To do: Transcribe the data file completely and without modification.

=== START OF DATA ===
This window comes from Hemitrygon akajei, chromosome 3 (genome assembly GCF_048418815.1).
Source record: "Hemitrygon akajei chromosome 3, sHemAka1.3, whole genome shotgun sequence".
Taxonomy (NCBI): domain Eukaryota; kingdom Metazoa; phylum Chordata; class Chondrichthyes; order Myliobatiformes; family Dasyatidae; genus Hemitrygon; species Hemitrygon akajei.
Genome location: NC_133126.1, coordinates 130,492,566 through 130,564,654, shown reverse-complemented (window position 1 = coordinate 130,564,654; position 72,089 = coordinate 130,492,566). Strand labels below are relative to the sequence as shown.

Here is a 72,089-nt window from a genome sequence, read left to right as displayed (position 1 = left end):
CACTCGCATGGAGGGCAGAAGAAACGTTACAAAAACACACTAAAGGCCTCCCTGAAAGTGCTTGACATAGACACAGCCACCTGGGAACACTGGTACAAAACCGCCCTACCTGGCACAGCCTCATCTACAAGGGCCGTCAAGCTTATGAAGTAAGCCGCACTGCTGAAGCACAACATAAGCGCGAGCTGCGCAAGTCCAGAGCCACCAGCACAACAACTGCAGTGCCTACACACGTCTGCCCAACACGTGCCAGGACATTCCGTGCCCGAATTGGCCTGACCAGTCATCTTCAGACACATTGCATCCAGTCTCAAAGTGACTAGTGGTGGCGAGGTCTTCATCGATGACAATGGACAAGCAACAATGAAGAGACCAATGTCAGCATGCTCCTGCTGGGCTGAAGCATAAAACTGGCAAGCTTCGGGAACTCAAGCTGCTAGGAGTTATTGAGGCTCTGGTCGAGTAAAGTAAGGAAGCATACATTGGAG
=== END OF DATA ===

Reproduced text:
This window comes from Hemitrygon akajei, chromosome 3 (genome assembly GCF_048418815.1).
Source record: "Hemitrygon akajei chromosome 3, sHemAka1.3, whole genome shotgun sequence".
Taxonomy (NCBI): domain Eukaryota; kingdom Metazoa; phylum Chordata; class Chondrichthyes; order Myliobatiformes; family Dasyatidae; genus Hemitrygon; species Hemitrygon akajei.
Genome location: NC_133126.1, coordinates 130,492,566 through 130,564,654, shown reverse-complemented (window position 1 = coordinate 130,564,654; position 72,089 = coordinate 130,492,566). Strand labels below are relative to the sequence as shown.

Here is a 72,089-nt window from a genome sequence, read left to right as displayed (position 1 = left end):
CACTCGCATGGAGGGCAGAAGAAACGTTACAAAAACACACTAAAGGCCTCCCTGAAAGTGCTTGACATAGACACAGCCACCTGGGAACACTGGTACAAAACCGCCCTACCTGGCACAGCCTCATCTACAAGGGCCGTCAAGCTTATGAAGTAAGCCGCACTGCTGAAGCACAACATAAGCGCGAGCTGCGCAAGTCCAGAGCCACCAGCACAACAACTGCAGTGCCTACACACGTCTGCCCAACACGTGCCAGGACATTCCGTGCCCGAATTGGCCTGACCAGTCATCTTCAGACACATTGCATCCAGTCTCAAAGTGACTAGTGGTGGCGAGGTCTTCATCGATGACAATGGACAAGCAACAATGAAGAGACCAATGTCAGCATGCTCCTGCTGGGCTGAAGCATAAAACTGGCAAGCTTCGGGAACTCAAGCTGCTAGGAGTTATTGAGGCTCTGGTCGAGTAAAGTAAGGAAGCATACATTGGAG